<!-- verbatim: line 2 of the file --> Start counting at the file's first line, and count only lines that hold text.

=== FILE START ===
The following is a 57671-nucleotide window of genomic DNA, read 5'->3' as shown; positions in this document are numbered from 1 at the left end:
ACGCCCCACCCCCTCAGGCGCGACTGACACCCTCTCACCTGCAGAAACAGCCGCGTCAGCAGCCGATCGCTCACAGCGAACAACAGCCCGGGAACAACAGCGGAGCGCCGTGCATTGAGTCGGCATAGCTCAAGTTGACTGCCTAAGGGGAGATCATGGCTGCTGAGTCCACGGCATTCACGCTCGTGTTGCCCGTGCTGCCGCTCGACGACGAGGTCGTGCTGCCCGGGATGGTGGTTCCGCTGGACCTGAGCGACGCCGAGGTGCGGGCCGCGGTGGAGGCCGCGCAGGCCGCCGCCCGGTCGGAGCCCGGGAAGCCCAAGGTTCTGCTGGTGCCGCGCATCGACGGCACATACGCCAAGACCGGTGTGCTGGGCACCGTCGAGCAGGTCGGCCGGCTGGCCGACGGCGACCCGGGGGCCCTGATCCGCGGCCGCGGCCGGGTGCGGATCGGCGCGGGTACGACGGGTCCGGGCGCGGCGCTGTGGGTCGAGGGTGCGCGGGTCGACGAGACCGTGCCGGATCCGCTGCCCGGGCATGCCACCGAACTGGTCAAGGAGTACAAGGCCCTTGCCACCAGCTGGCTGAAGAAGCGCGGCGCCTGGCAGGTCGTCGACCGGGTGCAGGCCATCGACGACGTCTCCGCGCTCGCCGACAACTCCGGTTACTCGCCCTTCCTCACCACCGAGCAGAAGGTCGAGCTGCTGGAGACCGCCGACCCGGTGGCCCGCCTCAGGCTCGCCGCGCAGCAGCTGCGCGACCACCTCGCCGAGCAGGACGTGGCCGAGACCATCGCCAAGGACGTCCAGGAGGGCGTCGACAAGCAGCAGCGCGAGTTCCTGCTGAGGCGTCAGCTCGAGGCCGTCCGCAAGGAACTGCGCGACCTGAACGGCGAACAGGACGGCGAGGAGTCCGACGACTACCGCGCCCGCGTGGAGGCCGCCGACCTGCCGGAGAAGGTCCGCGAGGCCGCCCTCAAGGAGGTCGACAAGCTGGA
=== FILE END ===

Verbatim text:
ACGCCCCACCCCCTCAGGCGCGACTGACACCCTCTCACCTGCAGAAACAGCCGCGTCAGCAGCCGATCGCTCACAGCGAACAACAGCCCGGGAACAACAGCGGAGCGCCGTGCATTGAGTCGGCATAGCTCAAGTTGACTGCCTAAGGGGAGATCATGGCTGCTGAGTCCACGGCATTCACGCTCGTGTTGCCCGTGCTGCCGCTCGACGACGAGGTCGTGCTGCCCGGGATGGTGGTTCCGCTGGACCTGAGCGACGCCGAGGTGCGGGCCGCGGTGGAGGCCGCGCAGGCCGCCGCCCGGTCGGAGCCCGGGAAGCCCAAGGTTCTGCTGGTGCCGCGCATCGACGGCACATACGCCAAGACCGGTGTGCTGGGCACCGTCGAGCAGGTCGGCCGGCTGGCCGACGGCGACCCGGGGGCCCTGATCCGCGGCCGCGGCCGGGTGCGGATCGGCGCGGGTACGACGGGTCCGGGCGCGGCGCTGTGGGTCGAGGGTGCGCGGGTCGACGAGACCGTGCCGGATCCGCTGCCCGGGCATGCCACCGAACTGGTCAAGGAGTACAAGGCCCTTGCCACCAGCTGGCTGAAGAAGCGCGGCGCCTGGCAGGTCGTCGACCGGGTGCAGGCCATCGACGACGTCTCCGCGCTCGCCGACAACTCCGGTTACTCGCCCTTCCTCACCACCGAGCAGAAGGTCGAGCTGCTGGAGACCGCCGACCCGGTGGCCCGCCTCAGGCTCGCCGCGCAGCAGCTGCGCGACCACCTCGCCGAGCAGGACGTGGCCGAGACCATCGCCAAGGACGTCCAGGAGGGCGTCGACAAGCAGCAGCGCGAGTTCCTGCTGAGGCGTCAGCTCGAGGCCGTCCGCAAGGAACTGCGCGACCTGAACGGCGAACAGGACGGCGAGGAGTCCGACGACTACCGCGCCCGCGTGGAGGCCGCCGACCTGCCGGAGAAGGTCCGCGAGGCCGCCCTCAAGGAGGTCGACAAGCTGGA